The Somali Islamist group al-Shabab has said it was behind twin blasts which hit the Ugandan capital Kampala on Sunday, killing 74 people.
In a statement in Mogadishu, spokesman for the group Sheikh Ali Mohamud Rage threatened more attacks.
Police said the bombings targeted football fans watching the World Cup final.
A Ugandan official said a Somali's head was found at the scene of one blast, and he may have been a suicide bomber.
Ugandan peacekeepers are in Somalia, and al-Shabab has previously threatened Kampala.
"Al-Shabab was behind the two bomb blasts in Uganda," Ali Mohamud Rage said.
"We thank the mujahideen that carried out the attack. We are sending a message to Uganda and Burundi, if they do not take out their Amisom [African Union Mission in Somalia] troops from Somalia, blasts will continue and it will happen in Bujumbura [the Burundi capital] too."
The explosions, which also injured about 70 people, ripped through a rugby club and an Ethiopian restaurant as football fans watched the last few minutes of the World Cup final.
The deadliest of the blasts was at the crowded rugby club. At both locations chairs lay overturned, with blood and body parts on the floor.
A government spokesman said on Monday that at least 60 Ugandans were killed in the explosions.
Fred Opolot, quoted by the Reuters news agency, said an Irish woman was among those who died at the restaurant.
California-based aid group Invisible Children, which helps child soldiers, said one of its workers, Nate Henn, 25, was among those killed at the rugby club.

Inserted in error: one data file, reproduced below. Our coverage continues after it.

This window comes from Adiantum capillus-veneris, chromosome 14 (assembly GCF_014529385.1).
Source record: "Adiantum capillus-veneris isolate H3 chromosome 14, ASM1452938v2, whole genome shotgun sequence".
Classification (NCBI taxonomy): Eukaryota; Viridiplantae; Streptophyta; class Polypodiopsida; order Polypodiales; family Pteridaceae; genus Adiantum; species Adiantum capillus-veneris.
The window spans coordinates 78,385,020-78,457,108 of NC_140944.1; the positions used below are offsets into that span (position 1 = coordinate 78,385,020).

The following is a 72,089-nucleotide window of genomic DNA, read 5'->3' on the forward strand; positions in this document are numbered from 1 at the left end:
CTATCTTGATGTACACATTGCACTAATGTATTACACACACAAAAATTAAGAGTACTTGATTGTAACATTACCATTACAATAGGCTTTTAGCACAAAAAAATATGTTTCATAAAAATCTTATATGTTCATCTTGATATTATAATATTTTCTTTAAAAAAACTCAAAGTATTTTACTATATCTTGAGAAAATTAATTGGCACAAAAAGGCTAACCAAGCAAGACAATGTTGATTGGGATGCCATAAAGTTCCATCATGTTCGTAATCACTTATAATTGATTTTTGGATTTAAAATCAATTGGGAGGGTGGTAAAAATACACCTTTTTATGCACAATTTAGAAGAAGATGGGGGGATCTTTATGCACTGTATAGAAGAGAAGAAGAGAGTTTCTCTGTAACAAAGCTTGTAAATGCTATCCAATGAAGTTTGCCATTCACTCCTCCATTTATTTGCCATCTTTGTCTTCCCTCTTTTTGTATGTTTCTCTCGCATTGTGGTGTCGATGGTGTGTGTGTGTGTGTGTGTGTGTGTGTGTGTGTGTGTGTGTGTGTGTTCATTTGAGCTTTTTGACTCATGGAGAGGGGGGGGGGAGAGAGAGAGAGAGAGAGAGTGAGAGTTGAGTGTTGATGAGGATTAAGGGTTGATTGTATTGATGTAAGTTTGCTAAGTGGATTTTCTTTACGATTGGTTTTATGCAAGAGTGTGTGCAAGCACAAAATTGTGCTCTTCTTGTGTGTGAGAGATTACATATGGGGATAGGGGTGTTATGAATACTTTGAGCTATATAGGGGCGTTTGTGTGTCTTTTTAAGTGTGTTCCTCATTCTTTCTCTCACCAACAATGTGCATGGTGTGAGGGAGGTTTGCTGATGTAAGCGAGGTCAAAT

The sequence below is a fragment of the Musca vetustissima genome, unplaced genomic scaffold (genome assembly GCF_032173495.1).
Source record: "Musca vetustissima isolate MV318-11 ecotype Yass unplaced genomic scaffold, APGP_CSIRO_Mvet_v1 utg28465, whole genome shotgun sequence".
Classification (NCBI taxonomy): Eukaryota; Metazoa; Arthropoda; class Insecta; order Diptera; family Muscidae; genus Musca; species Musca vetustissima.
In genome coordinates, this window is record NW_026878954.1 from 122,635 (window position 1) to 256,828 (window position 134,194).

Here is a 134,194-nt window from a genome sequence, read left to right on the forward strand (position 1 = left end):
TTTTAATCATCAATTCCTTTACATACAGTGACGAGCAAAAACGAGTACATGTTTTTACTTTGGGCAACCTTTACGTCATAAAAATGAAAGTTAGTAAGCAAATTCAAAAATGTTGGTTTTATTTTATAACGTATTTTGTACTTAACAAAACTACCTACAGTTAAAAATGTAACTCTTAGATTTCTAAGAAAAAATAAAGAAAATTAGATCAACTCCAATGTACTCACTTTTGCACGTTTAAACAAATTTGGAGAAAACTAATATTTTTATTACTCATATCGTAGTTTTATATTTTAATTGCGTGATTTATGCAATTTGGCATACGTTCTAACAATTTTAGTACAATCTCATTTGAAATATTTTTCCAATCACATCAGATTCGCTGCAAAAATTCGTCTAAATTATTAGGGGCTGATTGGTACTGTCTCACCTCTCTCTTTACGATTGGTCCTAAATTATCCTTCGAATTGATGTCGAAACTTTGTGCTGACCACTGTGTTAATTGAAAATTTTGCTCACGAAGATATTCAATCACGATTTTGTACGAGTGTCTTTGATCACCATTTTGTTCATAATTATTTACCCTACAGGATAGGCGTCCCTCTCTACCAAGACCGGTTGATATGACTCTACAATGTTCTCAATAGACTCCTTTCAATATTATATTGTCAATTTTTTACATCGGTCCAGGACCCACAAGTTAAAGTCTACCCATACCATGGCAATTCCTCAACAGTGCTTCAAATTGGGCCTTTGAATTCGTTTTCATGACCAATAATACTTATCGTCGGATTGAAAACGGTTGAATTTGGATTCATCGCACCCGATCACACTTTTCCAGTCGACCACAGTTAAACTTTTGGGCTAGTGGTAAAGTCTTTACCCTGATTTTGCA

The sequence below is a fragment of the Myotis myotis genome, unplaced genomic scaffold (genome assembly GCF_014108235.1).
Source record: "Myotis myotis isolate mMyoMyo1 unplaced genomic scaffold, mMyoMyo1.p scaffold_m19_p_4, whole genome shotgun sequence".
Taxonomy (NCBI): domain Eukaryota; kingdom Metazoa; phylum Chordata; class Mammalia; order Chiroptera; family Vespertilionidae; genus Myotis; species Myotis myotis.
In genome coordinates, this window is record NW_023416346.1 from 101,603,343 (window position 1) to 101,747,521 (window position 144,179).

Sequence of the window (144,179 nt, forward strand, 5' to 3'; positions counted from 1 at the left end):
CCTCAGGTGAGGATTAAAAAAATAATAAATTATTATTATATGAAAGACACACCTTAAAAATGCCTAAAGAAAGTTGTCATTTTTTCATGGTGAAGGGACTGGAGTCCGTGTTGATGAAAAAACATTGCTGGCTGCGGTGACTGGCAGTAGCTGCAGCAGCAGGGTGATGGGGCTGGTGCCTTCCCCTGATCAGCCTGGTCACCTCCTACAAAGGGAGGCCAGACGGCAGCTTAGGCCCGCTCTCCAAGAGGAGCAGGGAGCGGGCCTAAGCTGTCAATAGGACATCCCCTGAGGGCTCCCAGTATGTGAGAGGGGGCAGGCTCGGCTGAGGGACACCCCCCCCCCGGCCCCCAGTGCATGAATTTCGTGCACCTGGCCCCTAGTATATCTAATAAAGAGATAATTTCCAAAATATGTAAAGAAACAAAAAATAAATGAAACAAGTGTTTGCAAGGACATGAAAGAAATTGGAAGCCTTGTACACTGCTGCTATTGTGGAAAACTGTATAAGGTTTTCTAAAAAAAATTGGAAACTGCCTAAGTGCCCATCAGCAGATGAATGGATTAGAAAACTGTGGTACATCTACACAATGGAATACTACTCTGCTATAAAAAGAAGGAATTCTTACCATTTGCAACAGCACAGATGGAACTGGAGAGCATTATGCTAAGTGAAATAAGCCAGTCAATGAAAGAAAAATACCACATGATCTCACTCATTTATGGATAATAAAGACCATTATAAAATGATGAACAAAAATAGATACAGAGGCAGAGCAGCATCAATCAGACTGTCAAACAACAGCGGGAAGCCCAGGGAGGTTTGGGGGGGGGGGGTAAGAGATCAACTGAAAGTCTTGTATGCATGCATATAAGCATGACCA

Officials said the dead and wounded also included Ethiopian, Eritrean, Indian and Congolese nationals.
Mr Opolot added that the other victims had not yet been identified.
Aware of threat
Ugandan Internal Affairs Minister Matia Kasaija told the BBC World Today programme that the severed head of a person from Somalia had been identified at the scene of one blast.
He said Uganda had been aware of the threat, but had been caught off-guard.
About 5,000 African Union troops from Uganda and Burundi are based in Mogadishu, propping up the fragile interim government.
The Amisom force is engaged in frequent firefights with the Islamist insurgents that control much of southern and central Somalia.
The attack on the Ethiopian restaurant also fits in with al-Shabab's regional policy.
Addis Ababa backs Somalia's government against the rebels. And Ethiopian troops invaded Somalia in 2006 to oust an Islamist movement, stoking an insurgency that still rages.
BBC East Africa correspondent Peter Greste says security services across the region will now be reassessing how they can protect themselves from a force that has proven itself willing and capable of striking outside Somalia's borders.
Many - if not most - of those killed and injured in the Kampala blasts were foreign nationals. Both venues are popular destinations for expatriates living in the capital.
One unnamed witness told the BBC how he was caught in the rugby club blast.
"I just heard the bomb. In fact, I blacked out... when I gained consciousness, then I started now, crawling, coming out," he said.
At least three Americans, members of a Church group from Pennsylvania, were wounded at the Ethiopian restaurant.
One, Kris Sledge, 18, of Selinsgrove, Pennsylvania, said from his hospital bed: "I remember blacking out, hearing people screaming and running."
Ugandan President Yoweri Museveni criticised the attackers and said his country would not "run away" from its commitments in Mogadishu.
"People who are watching football are not people who should be targeted. If they [attackers] want a fight, they should go and look for soldiers."
US President Barack Obama said the explosions were "deplorable and cowardly".
The African Union has said the attacks will not affect its summit, which is due to be held in Kampala later this month.